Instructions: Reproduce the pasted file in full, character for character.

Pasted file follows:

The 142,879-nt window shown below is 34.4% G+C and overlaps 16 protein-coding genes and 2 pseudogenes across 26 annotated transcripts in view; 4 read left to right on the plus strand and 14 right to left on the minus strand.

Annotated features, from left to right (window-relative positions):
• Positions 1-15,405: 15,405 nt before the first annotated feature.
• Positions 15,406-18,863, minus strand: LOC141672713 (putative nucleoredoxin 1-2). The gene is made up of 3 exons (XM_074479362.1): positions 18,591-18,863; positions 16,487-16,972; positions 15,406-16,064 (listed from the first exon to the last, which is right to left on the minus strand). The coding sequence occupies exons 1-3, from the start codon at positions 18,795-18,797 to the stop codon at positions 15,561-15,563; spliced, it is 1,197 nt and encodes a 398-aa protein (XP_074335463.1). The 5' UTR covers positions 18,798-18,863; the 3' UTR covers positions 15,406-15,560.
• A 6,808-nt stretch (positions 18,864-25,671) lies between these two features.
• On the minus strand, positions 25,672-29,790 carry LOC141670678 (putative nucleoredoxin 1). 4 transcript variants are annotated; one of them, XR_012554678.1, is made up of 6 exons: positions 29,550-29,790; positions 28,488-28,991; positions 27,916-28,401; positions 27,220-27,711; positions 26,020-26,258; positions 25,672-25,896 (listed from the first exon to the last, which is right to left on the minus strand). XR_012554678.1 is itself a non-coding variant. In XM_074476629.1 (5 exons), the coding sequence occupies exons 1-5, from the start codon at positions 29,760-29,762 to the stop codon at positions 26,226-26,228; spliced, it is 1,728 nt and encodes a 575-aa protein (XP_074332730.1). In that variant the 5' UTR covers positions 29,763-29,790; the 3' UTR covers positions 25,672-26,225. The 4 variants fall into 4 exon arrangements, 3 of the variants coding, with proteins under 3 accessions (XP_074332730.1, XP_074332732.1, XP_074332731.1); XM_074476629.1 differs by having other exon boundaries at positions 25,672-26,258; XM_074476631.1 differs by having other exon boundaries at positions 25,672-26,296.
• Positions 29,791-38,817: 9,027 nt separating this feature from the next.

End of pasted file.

The 142,879-nt window shown below is 34.4% G+C and overlaps 16 protein-coding genes and 2 pseudogenes across 26 annotated transcripts in view; 4 read left to right on the plus strand and 14 right to left on the minus strand.

Annotated features, from left to right (window-relative positions):
• Positions 1-15,405: 15,405 nt before the first annotated feature.
• Positions 15,406-18,863, minus strand: LOC141672713 (putative nucleoredoxin 1-2). The gene is made up of 3 exons (XM_074479362.1): positions 18,591-18,863; positions 16,487-16,972; positions 15,406-16,064 (listed from the first exon to the last, which is right to left on the minus strand). The coding sequence occupies exons 1-3, from the start codon at positions 18,795-18,797 to the stop codon at positions 15,561-15,563; spliced, it is 1,197 nt and encodes a 398-aa protein (XP_074335463.1). The 5' UTR covers positions 18,798-18,863; the 3' UTR covers positions 15,406-15,560.
• A 6,808-nt stretch (positions 18,864-25,671) lies between these two features.
• On the minus strand, positions 25,672-29,790 carry LOC141670678 (putative nucleoredoxin 1). 4 transcript variants are annotated; one of them, XR_012554678.1, is made up of 6 exons: positions 29,550-29,790; positions 28,488-28,991; positions 27,916-28,401; positions 27,220-27,711; positions 26,020-26,258; positions 25,672-25,896 (listed from the first exon to the last, which is right to left on the minus strand). XR_012554678.1 is itself a non-coding variant. In XM_074476629.1 (5 exons), the coding sequence occupies exons 1-5, from the start codon at positions 29,760-29,762 to the stop codon at positions 26,226-26,228; spliced, it is 1,728 nt and encodes a 575-aa protein (XP_074332730.1). In that variant the 5' UTR covers positions 29,763-29,790; the 3' UTR covers positions 25,672-26,225. The 4 variants fall into 4 exon arrangements, 3 of the variants coding, with proteins under 3 accessions (XP_074332730.1, XP_074332732.1, XP_074332731.1); XM_074476629.1 differs by having other exon boundaries at positions 25,672-26,258; XM_074476631.1 differs by having other exon boundaries at positions 25,672-26,296.
• Positions 29,791-38,817: 9,027 nt separating this feature from the next.